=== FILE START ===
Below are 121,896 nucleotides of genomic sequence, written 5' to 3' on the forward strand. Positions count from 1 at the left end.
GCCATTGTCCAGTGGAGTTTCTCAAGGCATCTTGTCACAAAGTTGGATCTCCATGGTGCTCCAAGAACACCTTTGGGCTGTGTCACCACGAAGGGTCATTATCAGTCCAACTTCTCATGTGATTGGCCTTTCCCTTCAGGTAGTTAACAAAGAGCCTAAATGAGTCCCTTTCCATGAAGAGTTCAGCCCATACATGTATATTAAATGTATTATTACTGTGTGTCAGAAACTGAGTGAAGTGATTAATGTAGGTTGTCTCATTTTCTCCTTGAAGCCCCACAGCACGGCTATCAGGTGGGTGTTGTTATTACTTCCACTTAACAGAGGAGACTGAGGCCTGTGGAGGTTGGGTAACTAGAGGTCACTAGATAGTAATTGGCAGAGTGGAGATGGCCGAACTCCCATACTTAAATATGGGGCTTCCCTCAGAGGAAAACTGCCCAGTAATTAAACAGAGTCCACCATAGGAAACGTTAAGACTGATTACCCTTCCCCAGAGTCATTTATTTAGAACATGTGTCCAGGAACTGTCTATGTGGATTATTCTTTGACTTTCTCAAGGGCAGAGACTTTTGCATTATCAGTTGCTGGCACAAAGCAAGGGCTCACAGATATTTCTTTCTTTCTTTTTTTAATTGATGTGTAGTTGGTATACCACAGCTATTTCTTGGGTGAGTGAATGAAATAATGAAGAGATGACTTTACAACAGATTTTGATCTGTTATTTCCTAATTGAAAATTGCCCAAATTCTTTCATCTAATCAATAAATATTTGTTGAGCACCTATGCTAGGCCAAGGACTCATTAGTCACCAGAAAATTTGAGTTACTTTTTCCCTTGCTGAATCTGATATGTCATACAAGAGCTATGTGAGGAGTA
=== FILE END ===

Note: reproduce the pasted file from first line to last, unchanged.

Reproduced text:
Below are 121,896 nucleotides of genomic sequence, written 5' to 3' on the forward strand. Positions count from 1 at the left end.
GCCATTGTCCAGTGGAGTTTCTCAAGGCATCTTGTCACAAAGTTGGATCTCCATGGTGCTCCAAGAACACCTTTGGGCTGTGTCACCACGAAGGGTCATTATCAGTCCAACTTCTCATGTGATTGGCCTTTCCCTTCAGGTAGTTAACAAAGAGCCTAAATGAGTCCCTTTCCATGAAGAGTTCAGCCCATACATGTATATTAAATGTATTATTACTGTGTGTCAGAAACTGAGTGAAGTGATTAATGTAGGTTGTCTCATTTTCTCCTTGAAGCCCCACAGCACGGCTATCAGGTGGGTGTTGTTATTACTTCCACTTAACAGAGGAGACTGAGGCCTGTGGAGGTTGGGTAACTAGAGGTCACTAGATAGTAATTGGCAGAGTGGAGATGGCCGAACTCCCATACTTAAATATGGGGCTTCCCTCAGAGGAAAACTGCCCAGTAATTAAACAGAGTCCACCATAGGAAACGTTAAGACTGATTACCCTTCCCCAGAGTCATTTATTTAGAACATGTGTCCAGGAACTGTCTATGTGGATTATTCTTTGACTTTCTCAAGGGCAGAGACTTTTGCATTATCAGTTGCTGGCACAAAGCAAGGGCTCACAGATATTTCTTTCTTTCTTTTTTTAATTGATGTGTAGTTGGTATACCACAGCTATTTCTTGGGTGAGTGAATGAAATAATGAAGAGATGACTTTACAACAGATTTTGATCTGTTATTTCCTAATTGAAAATTGCCCAAATTCTTTCATCTAATCAATAAATATTTGTTGAGCACCTATGCTAGGCCAAGGACTCATTAGTCACCAGAAAATTTGAGTTACTTTTTCCCTTGCTGAATCTGATATGTCATACAAGAGCTATGTGAGGAGTA